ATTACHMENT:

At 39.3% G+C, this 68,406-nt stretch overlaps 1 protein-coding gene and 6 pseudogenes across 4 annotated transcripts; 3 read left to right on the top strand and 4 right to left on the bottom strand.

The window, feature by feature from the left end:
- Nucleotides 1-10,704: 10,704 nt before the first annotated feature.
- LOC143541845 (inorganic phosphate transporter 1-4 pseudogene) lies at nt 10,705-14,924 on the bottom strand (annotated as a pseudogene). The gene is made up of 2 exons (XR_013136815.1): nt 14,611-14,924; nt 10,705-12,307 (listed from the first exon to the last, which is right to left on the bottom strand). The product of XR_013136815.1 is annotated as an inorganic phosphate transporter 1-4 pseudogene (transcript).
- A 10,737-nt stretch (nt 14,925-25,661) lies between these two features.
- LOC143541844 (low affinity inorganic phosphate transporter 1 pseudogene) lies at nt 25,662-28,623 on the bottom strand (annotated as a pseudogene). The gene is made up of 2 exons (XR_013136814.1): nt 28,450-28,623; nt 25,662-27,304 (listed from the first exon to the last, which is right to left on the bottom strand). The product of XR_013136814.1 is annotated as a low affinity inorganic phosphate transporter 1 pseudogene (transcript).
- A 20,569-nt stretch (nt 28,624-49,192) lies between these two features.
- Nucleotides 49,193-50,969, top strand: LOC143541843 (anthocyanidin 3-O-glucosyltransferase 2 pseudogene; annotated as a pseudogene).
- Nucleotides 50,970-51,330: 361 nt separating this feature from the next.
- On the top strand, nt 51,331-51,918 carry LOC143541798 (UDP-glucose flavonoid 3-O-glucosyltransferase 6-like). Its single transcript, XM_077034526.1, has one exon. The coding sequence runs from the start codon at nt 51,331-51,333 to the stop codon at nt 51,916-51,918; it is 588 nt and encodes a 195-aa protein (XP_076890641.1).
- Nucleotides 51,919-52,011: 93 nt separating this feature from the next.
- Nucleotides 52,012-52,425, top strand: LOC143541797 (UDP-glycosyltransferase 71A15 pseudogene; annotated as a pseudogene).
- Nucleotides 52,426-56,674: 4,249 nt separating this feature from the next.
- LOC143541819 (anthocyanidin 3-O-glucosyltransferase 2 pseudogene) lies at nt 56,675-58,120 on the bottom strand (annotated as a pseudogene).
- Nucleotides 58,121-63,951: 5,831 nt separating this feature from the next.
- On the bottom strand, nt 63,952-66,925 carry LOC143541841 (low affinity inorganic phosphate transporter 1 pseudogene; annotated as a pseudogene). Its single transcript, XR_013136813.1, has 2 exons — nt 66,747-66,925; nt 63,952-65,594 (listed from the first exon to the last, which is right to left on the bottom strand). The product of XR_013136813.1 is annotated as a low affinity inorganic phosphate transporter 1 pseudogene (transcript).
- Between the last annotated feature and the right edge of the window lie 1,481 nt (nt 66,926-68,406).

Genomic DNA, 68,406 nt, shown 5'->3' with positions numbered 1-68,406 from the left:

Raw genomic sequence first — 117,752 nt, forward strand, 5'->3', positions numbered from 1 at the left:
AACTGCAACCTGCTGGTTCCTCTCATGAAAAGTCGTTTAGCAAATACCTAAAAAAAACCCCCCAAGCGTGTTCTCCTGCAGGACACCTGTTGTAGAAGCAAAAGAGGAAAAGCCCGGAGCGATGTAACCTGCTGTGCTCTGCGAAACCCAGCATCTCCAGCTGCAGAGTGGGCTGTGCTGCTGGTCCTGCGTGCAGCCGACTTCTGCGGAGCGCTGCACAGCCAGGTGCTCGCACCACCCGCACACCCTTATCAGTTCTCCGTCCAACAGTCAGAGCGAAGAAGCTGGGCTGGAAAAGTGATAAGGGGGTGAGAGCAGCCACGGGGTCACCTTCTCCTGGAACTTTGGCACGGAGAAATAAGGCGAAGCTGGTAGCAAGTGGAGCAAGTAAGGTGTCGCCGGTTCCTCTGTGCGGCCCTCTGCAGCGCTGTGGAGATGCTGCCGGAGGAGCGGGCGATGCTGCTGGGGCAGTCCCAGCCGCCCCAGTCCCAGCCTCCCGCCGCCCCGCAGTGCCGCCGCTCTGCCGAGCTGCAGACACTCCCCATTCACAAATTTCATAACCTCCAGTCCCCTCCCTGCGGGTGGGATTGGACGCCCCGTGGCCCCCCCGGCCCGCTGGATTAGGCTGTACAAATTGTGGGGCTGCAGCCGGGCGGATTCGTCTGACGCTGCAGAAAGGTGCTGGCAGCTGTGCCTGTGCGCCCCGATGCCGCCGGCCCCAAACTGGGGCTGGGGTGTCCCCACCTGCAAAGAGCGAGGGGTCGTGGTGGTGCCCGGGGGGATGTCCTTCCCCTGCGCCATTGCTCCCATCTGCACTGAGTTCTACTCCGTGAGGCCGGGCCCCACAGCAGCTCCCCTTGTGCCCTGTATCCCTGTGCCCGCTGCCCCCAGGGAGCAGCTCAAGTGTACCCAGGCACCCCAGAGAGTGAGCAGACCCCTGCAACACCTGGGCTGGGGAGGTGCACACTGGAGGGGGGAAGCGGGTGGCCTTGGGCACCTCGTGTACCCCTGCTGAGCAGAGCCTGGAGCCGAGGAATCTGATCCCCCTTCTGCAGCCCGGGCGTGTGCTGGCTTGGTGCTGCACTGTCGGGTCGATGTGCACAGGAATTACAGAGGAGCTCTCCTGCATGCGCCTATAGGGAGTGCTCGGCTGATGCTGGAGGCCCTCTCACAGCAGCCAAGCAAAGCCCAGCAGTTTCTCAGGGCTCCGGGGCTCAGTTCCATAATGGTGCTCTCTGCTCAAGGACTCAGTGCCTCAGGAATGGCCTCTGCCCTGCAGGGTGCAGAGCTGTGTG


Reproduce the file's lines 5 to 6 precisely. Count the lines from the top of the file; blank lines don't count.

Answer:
- A 10,737-nt stretch (nt 14,925-25,661) lies between these two features.
- LOC143541844 (low affinity inorganic phosphate transporter 1 pseudogene) lies at nt 25,662-28,623 on the bottom strand (annotated as a pseudogene). The gene is made up of 2 exons (XR_013136814.1): nt 28,450-28,623; nt 25,662-27,304 (listed from the first exon to the last, which is right to left on the bottom strand). The product of XR_013136814.1 is annotated as a low affinity inorganic phosphate transporter 1 pseudogene (transcript).